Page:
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Betrayed by Sleep

 
There’s more betrayal during the Passion Week than just that of Judas and Peter. How about the disciples in the garden of Gethsemane? Remember that one? Jesus took some of his disciples to a secluded spot in the garden. He was sorrowful and troubled and asked them to keep watch with Him. They fell asleep. He woke them up and asked them to pray, specifically telling them to be alert and pray so that they would not fall into temptation. Their response? They fell asleep again. They only woke up when Jesus called out, but by then it was too late to sit with Jesus in the garden. Judas and the soldiers had arrived. Jesus was on his way to the cross.I suspect many of the times we betray Christ we are more like the group of disciples than we are like Judas or Peter. We don’t usually sell Jesus out for money or outright deny that we even know Him. We just fall asleep. We fail to sit with Him. We fail to listen to His specific command to pray. We’re just too tired, too distracted, or too lazy.

I’ve just finished reading Judges. It’s so depressing. By the end of the book you read one bizarre story after another–God’s people are just wallowing in depravity. But where did it all start? How did God’s people go from fording the Jordan and marching on Jericho in the book of Joshua to anarchy, immorality, civil war and rampant idolatry just one book later?

I imagine that it started with laziness, failing to keep alert as the surrounding culture suggested various options for worship and sex, failing to listen to God’s specific commands so that eventually doing things like making a silver object to help in your worship of God sounded like a good idea, taking various concubines sounded like an option, etc. From there it was just a short step to worshipping other gods and their silver idols, demanding that visitors to your city be brought out to the village square for gang rape, and advising your countrymen to steal wives for themselves by carrying off unsuspecting young girls from the fields.

There’s an interesting story in Judges 17-18 about a man who apparently stole thousands of dollars worth of silver from his mother. When he hears her cursing about the theft he returns it to her and she consecrates a portion to God. This then somehow translates in her mind into making the silver into an idol for his family so they can better worship God. The son takes the idol and installs his own son as a priest in the house. Later he runs into a wandering Levite–actually a grandson of Moses–and makes him into the household priest. Not only is an idol now involved in their worship of God, but also a totally illegal priest since only Aaron’s descendants were supposed to be priests and they were supposed to minister in the tabernacle not private houses. Finally, a wandering tribe of Israelites comes along looking for a place to settle since they have failed to claim the area God set out for them in the Promised Land. They ask the pseudo-priest if they should steal a particular piece of land although it is quite obviously not the land they have been given by God. They steal the idol, convince the priest to betray the man he works for and come along with them as a kind of good luck charm, and go off to kill a peaceful and unsuspecting group of people who happen to have some good land.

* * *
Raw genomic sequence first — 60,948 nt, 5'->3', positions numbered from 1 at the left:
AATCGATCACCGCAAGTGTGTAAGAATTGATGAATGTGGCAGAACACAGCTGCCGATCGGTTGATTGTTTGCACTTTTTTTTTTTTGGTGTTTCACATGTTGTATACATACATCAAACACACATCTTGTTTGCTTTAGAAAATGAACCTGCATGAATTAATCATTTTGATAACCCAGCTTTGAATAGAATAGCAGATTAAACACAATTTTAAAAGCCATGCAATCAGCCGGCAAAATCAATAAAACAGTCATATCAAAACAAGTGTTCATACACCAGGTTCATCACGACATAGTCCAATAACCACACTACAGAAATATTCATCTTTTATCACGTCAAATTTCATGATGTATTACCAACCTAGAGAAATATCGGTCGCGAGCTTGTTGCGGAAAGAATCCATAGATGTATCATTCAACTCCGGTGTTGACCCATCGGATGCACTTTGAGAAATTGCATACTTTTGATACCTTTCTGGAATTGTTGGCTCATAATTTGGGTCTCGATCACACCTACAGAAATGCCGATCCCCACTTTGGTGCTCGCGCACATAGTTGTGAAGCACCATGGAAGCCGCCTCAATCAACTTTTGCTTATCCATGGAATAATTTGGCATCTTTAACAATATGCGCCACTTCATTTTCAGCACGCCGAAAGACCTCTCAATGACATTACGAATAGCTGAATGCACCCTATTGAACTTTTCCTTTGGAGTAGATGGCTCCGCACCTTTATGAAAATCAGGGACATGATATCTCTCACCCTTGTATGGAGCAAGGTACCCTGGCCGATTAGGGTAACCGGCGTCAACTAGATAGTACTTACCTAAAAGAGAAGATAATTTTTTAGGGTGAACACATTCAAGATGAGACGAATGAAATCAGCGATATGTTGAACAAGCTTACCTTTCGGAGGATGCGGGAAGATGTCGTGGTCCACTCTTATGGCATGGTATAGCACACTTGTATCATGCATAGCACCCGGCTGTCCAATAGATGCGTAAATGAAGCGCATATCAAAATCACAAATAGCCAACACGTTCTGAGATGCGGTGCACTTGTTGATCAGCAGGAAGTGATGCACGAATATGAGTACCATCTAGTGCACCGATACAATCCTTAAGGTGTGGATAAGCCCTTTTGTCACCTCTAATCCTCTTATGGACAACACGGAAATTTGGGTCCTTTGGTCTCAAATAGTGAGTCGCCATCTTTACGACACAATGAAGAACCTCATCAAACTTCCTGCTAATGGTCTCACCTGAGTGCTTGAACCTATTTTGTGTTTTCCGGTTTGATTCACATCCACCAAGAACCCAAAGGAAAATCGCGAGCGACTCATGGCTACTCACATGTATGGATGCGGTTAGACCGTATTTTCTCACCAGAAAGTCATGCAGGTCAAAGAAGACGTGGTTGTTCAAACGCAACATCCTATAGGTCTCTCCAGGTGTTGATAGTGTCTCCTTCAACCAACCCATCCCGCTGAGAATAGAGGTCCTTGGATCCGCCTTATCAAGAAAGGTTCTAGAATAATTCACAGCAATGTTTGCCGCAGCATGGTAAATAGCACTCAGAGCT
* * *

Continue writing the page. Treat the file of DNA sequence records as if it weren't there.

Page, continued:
Now what does all this have to do with us? Well, when I look closely at the story I see a mother who failed to be alert to what God expects vs. what the surrounding culture suggested was appropriate, and thereby actually bought an idol for her son thinking it was a good thing. I see a man who didn’t recognize idolatry when he saw it and in turn taught it to his own son. I see a grandson of Moses who should have known better and could have stopped the whole thing but who instead took advantage of it in order to secure himself a job and a place to live. And I see a whole tribe who failed to step up and take hold of the specific area that God had given to them and so found it necessary to steal other people’s land and things. I see a lot of aimlessness and confusion in areas where there was complete clarity from God. God clearly said “No idols;” “Only Aaron’s descendants as priests;” and “This is your particular piece of land.” But the people were not alert. The downward slide had begun. They were, in fact, asleep.

During the Passion Week, I am trying to wake up. Where are the areas that I buy into the culture and give my children things that actually lead them into sin? What are the specific areas that God has given me (in terms of both responsibility and blessing) that I have failed to claim? Am I trying to worship in a way that is off-base or perhaps even a bit idolatrous? How do my actions measure up to the clear command to pray so as not to fall into temptation?

“So then, let us not be like others, who are asleep, but let us be alert and self-controlled.” 1 Thessalonians 5:6